FEI has announced that cryo-electron microscopy (cryo-EM) has been named “Method of the Year 2015” by Nature Methods, in a Special Feature of the January 2016 issue: http://www.nature.com/nmeth/focus/moy2015/index.html (doi:10.1038/nmeth.3730).
“State-of-the-art cryo-electron microscopes are impacting biomedical research like never before, delivering atomic-level, three-dimensional structures of medically-important proteins to university and pharmaceutical company scientists with unprecedented speed and accuracy,” said Professor Stephen K. Burley, M.D., D. Phil. Director of the RCSB Protein Data Bank and Distinguished Professor of Chemistry and Chemical Biology at Rutgers, The State University of New Jersey. “Over the next few years, these new instruments will enable the power of structure-guided drug discovery to be brought to bear on entirely new classes of disease-causing proteins, particularly those responsible for neurological and psychiatric illnesses where there remain enormous, unmet medical needs,” added Burley.
“Nature Methods’ recognition of cryo-EM as ‘Method of the Year 2015’ is an extremely prestigious award within the life science research community,” said Peter Fruhstorfer, vice president and general manager of the Life Sciences business, FEI. “We are deeply gratified to know that our investments in developing and commercializing the technique are paying important dividends in scientific advancements that have the potential to benefit the well-being of all.”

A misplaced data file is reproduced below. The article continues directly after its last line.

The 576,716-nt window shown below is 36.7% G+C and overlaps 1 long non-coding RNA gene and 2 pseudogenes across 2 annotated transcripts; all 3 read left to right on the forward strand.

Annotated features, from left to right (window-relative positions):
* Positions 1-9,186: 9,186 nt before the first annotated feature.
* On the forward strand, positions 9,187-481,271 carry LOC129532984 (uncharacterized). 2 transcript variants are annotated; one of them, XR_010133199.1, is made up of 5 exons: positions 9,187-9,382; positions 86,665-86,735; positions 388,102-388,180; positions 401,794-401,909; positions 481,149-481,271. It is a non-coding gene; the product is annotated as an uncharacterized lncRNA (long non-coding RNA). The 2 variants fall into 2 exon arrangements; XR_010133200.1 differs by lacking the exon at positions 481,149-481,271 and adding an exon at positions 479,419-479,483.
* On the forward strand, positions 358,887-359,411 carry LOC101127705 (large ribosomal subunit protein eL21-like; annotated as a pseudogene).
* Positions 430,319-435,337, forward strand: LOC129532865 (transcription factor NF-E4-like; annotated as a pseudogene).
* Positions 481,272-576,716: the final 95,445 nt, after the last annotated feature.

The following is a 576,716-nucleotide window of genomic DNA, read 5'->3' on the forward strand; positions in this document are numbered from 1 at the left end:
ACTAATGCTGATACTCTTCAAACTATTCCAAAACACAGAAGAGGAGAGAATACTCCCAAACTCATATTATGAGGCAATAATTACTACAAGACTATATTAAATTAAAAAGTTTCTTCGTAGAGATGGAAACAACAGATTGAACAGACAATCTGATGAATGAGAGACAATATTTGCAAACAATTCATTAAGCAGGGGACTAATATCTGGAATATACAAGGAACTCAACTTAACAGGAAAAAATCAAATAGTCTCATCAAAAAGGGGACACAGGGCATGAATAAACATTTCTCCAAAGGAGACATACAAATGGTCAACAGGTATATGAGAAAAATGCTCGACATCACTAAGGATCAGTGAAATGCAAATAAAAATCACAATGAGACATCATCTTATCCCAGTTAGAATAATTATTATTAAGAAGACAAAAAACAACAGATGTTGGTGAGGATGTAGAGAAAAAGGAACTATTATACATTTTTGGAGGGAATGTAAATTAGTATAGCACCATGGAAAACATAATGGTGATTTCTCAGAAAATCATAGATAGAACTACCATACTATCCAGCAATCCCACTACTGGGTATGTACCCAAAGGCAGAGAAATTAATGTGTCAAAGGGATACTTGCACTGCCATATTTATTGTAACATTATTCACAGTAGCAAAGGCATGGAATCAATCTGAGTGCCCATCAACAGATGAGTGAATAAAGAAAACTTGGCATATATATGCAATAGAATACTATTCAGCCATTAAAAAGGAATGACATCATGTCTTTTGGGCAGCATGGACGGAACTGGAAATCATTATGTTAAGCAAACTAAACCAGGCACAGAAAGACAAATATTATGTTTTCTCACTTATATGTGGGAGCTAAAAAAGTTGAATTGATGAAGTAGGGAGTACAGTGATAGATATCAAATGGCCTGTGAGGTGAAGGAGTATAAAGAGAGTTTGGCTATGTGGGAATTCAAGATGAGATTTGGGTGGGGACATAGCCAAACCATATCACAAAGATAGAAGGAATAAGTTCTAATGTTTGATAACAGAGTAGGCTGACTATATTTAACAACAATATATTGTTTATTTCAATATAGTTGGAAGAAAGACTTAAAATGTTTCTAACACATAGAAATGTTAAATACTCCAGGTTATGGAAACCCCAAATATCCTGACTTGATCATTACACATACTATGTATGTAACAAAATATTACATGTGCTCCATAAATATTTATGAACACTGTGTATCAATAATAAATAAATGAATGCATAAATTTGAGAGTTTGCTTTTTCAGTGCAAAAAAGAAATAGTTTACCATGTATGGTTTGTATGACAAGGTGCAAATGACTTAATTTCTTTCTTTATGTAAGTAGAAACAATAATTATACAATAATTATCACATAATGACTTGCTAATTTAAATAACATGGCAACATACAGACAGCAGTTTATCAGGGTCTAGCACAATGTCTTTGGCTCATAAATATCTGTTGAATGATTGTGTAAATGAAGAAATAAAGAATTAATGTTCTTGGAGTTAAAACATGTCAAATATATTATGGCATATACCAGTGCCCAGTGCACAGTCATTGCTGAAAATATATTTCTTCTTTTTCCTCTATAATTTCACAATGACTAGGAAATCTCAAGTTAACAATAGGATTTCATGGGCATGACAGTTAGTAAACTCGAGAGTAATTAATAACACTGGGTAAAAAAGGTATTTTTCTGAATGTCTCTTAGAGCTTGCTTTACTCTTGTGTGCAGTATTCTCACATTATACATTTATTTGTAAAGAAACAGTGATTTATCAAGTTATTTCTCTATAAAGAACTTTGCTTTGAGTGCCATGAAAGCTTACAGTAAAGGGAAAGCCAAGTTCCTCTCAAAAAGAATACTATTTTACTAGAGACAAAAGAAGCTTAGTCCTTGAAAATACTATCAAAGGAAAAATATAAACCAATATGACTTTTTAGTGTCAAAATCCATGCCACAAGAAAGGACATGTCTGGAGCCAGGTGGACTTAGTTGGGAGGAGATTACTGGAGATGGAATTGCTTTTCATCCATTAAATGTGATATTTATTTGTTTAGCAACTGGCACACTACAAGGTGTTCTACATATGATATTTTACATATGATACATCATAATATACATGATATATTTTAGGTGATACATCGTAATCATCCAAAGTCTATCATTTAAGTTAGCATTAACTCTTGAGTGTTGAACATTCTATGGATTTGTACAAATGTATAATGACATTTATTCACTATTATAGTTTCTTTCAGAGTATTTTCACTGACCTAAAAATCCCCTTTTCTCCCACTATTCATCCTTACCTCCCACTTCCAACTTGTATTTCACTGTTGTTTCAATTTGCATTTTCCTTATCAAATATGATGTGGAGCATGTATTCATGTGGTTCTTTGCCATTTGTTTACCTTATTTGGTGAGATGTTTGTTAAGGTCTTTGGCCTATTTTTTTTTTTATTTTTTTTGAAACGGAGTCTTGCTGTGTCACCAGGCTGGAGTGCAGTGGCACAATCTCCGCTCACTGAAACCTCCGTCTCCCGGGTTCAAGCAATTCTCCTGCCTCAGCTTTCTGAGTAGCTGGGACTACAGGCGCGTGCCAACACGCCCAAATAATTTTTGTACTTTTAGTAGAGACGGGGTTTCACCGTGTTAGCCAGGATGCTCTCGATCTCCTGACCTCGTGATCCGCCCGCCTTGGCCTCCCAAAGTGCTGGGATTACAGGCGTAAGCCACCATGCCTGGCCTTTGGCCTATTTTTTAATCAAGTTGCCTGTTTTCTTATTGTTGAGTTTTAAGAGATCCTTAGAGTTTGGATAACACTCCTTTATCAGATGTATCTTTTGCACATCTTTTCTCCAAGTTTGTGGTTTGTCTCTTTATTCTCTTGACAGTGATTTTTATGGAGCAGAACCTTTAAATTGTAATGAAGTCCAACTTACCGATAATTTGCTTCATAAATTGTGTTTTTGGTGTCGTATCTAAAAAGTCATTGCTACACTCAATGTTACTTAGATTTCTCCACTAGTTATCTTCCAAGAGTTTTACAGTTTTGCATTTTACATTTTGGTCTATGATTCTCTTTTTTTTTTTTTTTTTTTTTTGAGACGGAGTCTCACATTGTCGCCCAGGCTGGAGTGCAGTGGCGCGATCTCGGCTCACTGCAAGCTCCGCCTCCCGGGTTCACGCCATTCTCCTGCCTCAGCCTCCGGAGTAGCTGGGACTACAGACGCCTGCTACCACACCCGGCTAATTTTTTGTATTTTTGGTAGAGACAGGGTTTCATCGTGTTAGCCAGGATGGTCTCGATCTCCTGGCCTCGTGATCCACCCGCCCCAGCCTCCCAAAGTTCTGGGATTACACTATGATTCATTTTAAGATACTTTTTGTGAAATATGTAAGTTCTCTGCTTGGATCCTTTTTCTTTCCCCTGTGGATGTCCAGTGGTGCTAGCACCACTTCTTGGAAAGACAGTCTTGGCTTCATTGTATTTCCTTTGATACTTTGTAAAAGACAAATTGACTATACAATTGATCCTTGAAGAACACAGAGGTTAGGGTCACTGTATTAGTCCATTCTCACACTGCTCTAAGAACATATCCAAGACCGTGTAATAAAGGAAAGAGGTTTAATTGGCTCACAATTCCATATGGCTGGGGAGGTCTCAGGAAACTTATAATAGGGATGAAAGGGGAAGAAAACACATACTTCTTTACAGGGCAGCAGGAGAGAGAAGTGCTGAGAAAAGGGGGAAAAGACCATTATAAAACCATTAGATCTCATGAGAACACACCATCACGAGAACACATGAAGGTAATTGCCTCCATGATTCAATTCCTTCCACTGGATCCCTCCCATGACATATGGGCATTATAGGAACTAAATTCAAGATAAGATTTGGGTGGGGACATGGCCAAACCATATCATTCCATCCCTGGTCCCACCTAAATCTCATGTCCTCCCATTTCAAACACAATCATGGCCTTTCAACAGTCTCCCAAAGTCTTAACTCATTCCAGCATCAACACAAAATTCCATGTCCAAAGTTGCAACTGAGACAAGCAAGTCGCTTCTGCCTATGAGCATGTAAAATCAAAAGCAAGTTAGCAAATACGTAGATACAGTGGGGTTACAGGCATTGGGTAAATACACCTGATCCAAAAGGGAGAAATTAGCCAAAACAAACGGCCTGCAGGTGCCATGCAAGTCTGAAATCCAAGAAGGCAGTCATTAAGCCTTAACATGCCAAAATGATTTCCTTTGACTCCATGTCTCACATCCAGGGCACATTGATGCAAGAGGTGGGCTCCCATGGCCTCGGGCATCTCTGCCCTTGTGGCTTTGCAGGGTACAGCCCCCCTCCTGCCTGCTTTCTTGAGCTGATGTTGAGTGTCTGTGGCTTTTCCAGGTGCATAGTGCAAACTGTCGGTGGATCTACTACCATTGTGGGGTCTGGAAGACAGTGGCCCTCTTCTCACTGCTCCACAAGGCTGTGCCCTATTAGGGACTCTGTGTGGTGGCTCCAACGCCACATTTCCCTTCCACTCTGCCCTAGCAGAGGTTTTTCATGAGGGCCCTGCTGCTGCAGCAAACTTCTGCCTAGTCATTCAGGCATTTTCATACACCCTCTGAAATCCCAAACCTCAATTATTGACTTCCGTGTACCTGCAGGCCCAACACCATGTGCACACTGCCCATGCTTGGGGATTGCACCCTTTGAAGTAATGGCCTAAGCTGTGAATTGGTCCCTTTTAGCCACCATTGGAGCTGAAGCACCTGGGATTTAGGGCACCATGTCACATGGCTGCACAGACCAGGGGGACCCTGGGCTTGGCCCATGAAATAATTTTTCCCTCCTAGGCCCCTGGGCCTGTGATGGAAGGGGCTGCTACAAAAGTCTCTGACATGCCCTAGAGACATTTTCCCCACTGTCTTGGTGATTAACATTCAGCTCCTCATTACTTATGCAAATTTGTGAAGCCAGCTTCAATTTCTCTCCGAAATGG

Biologists use cryo-EM to study the structure and function of cells, viruses and protein assemblies at the molecular, sub-nanometer scale. Recent technological advancements in the microscope design and imaging hardware, along with enhanced image processing and automation, have helped to catapult the technique’s success. Many leading scientists have recently adopted the technique as one of the most critical tools in their laboratory. Established methods for structure determination, such as x-ray crystallography and nuclear magnetic resonance spectroscopy, are now routinely integrated with cryo-EM density maps to achieve atomic-resolution models of complex, dynamic molecular assemblies.
Fruhstorfer adds, “FEI pioneered cryo-EM with its introduction of the Titan Krios™ transmission electron microscope in 2008. Since then, we have continued to make advancements in the technology and have partnered with several leading scientists to develop a sample preparation and imaging workflow that has potentially game changing power in structural and cellular biology.”